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Saturday, October 22, 2011

Homeland Security Claimed Anonymous Enemy #1

Considering that Osama bin Laden is now dead, which means that the terrorist threat to the United States is reduced, the Department of Homeland Security needs a new enemy to fight.


The reason is clear – without enemies there’s no reason for existence. Everyone understands that voters won’t allow Homeland Security to exist if they get beaten up by a cop rather than by a terrorist. So, the media reports prove that Homeland Security has already settled on the hacker group Anonymous as a potential Enemy #1. According to a new Security bulletin, this particular hacker group has expressed interest in attacking industrial systems controlling such critical infrastructures as gas and oil pipelines, as well as chemical plants and so on.

In fact, this was the same claim that the Homeland Security earlier made for Al Qaeda and which never happened. In the meantime, the outfit itself admits that the hacker group hasn’t got necessary skills. However, the hacktivists are believed to get such skills very quickly “by studying publicly available information”.

The Homeland Security warned that experienced and skilled members of the hacker group could develop the capabilities to access and trespass on control system networks rapidly. At the same time, the report admits that attacks on these significant systems aren’t actually Anonymous’ style, because the latter usually prefers to “harass its targets by rudimentary attack methods”. However, the Anonymous’ interest in attacking those systems could increase once they realize how poorly they are actually secured and find out how to leverage publicly available data about vulnerabilities.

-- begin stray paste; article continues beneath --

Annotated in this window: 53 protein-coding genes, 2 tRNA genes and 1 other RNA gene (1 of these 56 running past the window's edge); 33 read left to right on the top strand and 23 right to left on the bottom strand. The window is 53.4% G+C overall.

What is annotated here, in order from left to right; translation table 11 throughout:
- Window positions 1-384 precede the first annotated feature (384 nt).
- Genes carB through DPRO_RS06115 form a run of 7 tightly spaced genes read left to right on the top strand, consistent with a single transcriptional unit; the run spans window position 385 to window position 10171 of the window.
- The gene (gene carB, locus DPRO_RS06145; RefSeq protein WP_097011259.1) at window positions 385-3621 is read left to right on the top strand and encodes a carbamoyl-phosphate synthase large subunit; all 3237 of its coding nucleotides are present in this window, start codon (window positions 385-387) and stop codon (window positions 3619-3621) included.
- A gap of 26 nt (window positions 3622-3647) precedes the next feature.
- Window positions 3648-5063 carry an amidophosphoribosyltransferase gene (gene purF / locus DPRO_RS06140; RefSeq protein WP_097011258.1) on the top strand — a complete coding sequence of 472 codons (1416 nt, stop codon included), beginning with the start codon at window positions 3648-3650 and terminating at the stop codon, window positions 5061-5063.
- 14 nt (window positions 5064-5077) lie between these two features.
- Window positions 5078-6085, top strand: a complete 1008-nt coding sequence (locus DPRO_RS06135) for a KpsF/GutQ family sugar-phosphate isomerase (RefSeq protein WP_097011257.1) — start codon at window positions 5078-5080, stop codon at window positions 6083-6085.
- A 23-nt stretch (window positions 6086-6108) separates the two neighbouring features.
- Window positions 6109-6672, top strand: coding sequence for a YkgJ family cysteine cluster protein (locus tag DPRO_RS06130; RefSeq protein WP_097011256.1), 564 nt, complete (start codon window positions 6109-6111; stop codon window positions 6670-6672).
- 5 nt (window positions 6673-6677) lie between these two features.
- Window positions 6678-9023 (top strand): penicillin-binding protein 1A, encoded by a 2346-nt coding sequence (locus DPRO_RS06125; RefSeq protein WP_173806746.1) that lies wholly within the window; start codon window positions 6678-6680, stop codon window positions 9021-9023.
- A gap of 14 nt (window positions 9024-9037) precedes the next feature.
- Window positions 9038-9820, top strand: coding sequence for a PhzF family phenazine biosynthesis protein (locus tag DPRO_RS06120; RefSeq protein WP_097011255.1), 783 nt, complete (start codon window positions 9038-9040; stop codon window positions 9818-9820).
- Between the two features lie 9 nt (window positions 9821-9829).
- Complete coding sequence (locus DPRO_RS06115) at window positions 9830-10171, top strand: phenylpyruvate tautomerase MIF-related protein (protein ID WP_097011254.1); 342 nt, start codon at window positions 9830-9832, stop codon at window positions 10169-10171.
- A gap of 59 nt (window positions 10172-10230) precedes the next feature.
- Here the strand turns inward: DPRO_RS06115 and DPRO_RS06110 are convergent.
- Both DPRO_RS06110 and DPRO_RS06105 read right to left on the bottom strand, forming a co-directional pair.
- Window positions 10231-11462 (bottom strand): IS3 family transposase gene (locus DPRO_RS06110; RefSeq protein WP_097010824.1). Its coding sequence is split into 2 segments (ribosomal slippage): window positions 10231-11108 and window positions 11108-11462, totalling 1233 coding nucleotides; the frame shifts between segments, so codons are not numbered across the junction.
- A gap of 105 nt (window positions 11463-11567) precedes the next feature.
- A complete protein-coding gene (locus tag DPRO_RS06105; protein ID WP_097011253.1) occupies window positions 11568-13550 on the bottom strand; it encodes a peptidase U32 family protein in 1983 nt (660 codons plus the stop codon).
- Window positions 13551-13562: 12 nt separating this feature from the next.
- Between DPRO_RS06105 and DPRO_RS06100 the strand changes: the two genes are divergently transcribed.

There is evidence that the DHS used to justify putting hacktivists in its sights: it turned out to be a July post at Pastebin over a DDoS attack against Monsanto and future plans against the company. Another proof was a tweet by one of the hacktivists over the results of browsing the directory tree for Siemens SIMATIC. Another hacker revealed XML and HTML code used to query the SIMATIC system in order to search for vulnerabilities inside. That’s why the Homeland Security is afraid that the hackers could launch the attacks similar to Stuxnet against American infrastructure. Just to compare, Stuxnet has been developed by some of most highly trained technicians in the country. Moreover, it had to be manually installed in offline machines, and this is something that Anonymous definitely couldn’t do. Finally, as a hacktivist movement, the group has always claimed to be on the side of the people, not against them.

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